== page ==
Mt. Vernon Register-News

Community News Network

December 14, 2012

Slate's Explainer: Why people put up nativity scenes

It's nearly impossible to go through December without seeing at least one nativity scene, whether it's a set of ceramic figurines in a private home, a life-size tableau in front of a church, or a cast of actors in a children's pageant. And rarely does a year go by that these representations of Jesus, Joseph, Mary, the three wise men, some shepherds, and miscellaneous barn animals go unmolested by vandals or unchallenged by lawsuits. Why do people put up creches at Christmastime, anyway?

Blame St. Francis of Assisi, who is credited with staging the first nativity scene in 1223. The only historical account we have of Francis' nativity scene comes from "The Life of St. Francis of Assisi," by St. Bonaventure, a Franciscan monk who was born five years before Francis' death. According to Bonaventure's biography, St. Francis got permission from Pope Honorious III to set up a manger with hay and two live animals — an ox and a donkey — in a cave in the Italian village of Grecio. He then invited the villagers to come gaze upon the scene while he preached about "the babe of Bethlehem." (Francis was supposedly so overcome by emotion that he couldn't say "Jesus.") Bonaventure also claims that the hay used by Francis miraculously acquired the power to cure local cattle diseases and pestilences.

While this part of Bonaventure's story is dubious, it's clear that nativity scenes had enormous popular appeal. Francis' display came in the middle of a period when mystery or miracle plays were a popular form of entertainment and education for European laypeople. These plays, originally performed in churches and later performed in town squares, re-enacted Bible stories in vernacular languages. Since church services at the time were performed only in Latin, which few understood, miracle plays were the only way for laypeople to learn scripture. Francis' nativity scene used the same method of visual display to help locals understand and emotionally engage with Christianity.

Text Only
Community News Network
  • Does Twitter need a censor?

    Twitter decided last year to make images more prominent on its site. Now, the social network is finding itself caught between being an open forum and patrolling for inappropriate content.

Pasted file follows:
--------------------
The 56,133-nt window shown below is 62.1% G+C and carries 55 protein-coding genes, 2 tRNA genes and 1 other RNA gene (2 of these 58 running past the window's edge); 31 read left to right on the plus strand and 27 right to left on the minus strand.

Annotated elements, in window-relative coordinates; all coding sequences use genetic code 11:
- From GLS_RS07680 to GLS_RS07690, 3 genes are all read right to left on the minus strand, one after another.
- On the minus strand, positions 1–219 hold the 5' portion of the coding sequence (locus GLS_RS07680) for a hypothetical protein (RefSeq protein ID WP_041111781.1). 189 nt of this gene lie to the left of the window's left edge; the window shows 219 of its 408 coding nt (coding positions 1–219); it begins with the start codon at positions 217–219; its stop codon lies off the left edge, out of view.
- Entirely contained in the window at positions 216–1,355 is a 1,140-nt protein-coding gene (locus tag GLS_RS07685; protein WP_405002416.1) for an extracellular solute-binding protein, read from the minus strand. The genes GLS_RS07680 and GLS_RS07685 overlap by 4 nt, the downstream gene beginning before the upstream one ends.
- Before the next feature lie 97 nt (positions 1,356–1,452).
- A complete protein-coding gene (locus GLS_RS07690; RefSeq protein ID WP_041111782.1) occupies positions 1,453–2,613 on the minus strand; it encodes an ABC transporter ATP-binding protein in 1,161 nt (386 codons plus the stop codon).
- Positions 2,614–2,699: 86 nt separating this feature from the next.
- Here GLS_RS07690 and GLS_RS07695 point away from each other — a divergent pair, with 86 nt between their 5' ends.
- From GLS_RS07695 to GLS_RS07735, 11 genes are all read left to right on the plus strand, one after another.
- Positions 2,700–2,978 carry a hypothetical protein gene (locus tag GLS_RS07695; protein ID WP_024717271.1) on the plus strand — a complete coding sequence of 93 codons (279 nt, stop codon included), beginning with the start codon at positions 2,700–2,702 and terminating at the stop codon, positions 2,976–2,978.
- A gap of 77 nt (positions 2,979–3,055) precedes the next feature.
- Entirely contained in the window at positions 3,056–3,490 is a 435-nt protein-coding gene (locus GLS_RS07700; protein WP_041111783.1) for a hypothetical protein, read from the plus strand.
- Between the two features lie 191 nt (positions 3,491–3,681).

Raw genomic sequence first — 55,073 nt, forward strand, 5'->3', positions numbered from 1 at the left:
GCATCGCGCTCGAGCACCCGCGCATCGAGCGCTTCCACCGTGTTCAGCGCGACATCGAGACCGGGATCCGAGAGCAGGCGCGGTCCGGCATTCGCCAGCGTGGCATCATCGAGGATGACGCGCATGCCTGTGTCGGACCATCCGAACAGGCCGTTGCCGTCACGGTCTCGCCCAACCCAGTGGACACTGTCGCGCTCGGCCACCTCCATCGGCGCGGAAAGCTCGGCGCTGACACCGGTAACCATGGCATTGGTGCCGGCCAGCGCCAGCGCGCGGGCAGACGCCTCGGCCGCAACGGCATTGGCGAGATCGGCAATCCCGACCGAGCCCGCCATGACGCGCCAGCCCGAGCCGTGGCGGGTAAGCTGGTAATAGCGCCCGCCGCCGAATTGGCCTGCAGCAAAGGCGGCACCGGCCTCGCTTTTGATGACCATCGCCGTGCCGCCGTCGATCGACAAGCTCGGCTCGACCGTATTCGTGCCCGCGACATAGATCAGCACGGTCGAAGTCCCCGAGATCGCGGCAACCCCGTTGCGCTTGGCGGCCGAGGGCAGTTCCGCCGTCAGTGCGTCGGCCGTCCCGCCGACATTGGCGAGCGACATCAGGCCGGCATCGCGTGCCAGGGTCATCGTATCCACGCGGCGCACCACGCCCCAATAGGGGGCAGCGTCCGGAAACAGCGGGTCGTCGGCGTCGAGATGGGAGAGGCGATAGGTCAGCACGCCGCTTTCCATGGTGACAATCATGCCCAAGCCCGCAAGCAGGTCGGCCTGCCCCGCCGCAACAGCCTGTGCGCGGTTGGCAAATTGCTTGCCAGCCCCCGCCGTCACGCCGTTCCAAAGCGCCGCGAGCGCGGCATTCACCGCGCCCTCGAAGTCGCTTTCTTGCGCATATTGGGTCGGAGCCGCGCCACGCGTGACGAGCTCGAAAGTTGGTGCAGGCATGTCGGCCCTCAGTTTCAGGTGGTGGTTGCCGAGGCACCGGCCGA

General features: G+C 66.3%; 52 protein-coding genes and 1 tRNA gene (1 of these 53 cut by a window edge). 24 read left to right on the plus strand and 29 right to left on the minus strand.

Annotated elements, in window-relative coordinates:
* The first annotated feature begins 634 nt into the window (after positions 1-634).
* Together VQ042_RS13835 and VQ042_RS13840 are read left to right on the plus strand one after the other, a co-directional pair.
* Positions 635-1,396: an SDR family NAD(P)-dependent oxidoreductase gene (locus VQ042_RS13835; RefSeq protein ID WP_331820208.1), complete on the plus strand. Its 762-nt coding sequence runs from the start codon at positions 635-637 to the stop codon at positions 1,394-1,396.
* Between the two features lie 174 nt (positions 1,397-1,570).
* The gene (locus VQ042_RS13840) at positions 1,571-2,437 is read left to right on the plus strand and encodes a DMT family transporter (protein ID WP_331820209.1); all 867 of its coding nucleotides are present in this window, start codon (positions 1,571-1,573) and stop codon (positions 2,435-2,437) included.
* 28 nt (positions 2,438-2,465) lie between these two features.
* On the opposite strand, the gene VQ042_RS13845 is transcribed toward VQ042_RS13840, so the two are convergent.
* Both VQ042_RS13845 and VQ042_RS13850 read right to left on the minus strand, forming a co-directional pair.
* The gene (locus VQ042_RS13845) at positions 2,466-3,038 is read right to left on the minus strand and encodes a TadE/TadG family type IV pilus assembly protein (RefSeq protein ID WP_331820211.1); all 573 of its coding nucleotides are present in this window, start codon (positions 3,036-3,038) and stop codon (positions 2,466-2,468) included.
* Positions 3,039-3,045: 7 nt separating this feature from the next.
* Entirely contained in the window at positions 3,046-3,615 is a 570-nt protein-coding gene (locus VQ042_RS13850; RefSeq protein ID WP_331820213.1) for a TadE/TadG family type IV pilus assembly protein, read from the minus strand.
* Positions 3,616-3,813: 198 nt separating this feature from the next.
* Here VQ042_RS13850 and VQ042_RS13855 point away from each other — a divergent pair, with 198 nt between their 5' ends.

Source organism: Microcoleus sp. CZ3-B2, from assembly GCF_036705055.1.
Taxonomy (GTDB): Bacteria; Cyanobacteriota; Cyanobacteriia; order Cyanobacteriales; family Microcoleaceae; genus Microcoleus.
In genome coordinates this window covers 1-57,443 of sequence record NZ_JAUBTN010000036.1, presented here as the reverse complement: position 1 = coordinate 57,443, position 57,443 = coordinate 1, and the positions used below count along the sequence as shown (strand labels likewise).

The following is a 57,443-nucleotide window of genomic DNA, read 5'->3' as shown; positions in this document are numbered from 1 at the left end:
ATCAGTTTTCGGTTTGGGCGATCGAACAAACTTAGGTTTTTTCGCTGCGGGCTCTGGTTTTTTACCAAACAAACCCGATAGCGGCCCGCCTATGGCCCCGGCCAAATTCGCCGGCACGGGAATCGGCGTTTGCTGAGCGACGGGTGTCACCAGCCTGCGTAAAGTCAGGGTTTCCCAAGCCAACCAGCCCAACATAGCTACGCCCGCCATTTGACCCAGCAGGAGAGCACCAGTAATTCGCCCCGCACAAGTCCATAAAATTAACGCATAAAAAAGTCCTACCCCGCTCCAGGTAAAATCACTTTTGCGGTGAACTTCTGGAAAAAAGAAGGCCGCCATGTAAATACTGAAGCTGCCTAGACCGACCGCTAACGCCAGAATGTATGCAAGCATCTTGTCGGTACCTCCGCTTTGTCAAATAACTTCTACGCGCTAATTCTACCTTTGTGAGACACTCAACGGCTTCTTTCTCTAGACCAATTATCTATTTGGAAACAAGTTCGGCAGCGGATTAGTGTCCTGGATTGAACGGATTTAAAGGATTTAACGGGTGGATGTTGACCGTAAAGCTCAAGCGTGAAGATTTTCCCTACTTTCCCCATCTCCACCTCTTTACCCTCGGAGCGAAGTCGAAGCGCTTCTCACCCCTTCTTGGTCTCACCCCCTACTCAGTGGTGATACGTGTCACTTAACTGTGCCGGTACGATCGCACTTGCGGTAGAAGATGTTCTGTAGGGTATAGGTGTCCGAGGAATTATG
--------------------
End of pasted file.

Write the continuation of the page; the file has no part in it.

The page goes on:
August 21, 2014

  • sleepchart.jpg America’s sleep-deprived cities

    Americans might run on sleep, but those living in the country's largest cities don't appear to run on much.

    August 20, 2014 1 Photo

  • Africa goes medieval in its fight against Ebola

    As the Ebola epidemic claims new victims at an ever-increasing rate, African governments in Sierra Leone, Guinea and Liberia have instituted a "cordon sanitaire," deploying troops to forcibly isolate the inhabitants in an area containing most of the cases.

    August 18, 2014

  • Democrat? Republican? There's an app for that

    If you're a Republican, you might want to think twice before buying Lipton Iced Tea, and forget about Starbucks coffee. If you're a Democrat, put down that Reese's Peanut Butter Cup, and throw away the cylinder of Quaker Oats in your pantry.

    August 18, 2014

  • Five myths about presidential vacations

    In the nuclear age, presidents may have only minutes to make a decision that could affect the entire world. They don't so much leave the White House as they take a miniature version of it with them wherever they go.

    August 15, 2014

  • weightloss.jpg The scales of injustice: Weight loss differs between men, women

    You're not imagining it: There really are differences between the way men and women diet, lose weight and respond to exercise.

    August 13, 2014 1 Photo

  • Drug dealers going corporate

    A top federal official on Tuesday said that 105 banks and credit unions are doing business with legal marijuana sellers, suggesting that federal rules giving financial institutions the go-ahead to provide services to dealers are starting to work.

    August 13, 2014

  • wwimemorial.jpg The benefit of World War I omission on the Washington Mall

    By 1982, when the Vietnam Veterans Memorial opened on the National Mall, something had shifted in the way we remember our wars. A national memorial, prominently placed on the nation's most symbolically significant public space, came to seem like an essential dignity offered to veterans, their families and the memory of those who gave their lives. But there is an exception.

    August 11, 2014 1 Photo

  • In Japan, ramen aficionados worry their favorite dish is coming off the boil

    "The ramen boom has ended," said Ivan Orkin, a New Yorker who first traveled to Japan in the 1980s and now owns two noodle-soup restaurants in Tokyo. "A boom implies that there are new avenues and new growth to pursue, and that's not the case in Japan anymore."

    August 11, 2014

  • Ronnie Ellis: U.S. Senate race trail long and interesting

    By Ronnie Ellis/CNHI News Service

    FRANKFORT — Last week was a long one, endured under the onslaught of an awful summer cold and played out across the commonwealth. It began in Fancy Farm and ended it in Corbin with a trip to Hazard in between.

    August 9, 2014

Twitter Updates
Facebook
Stocks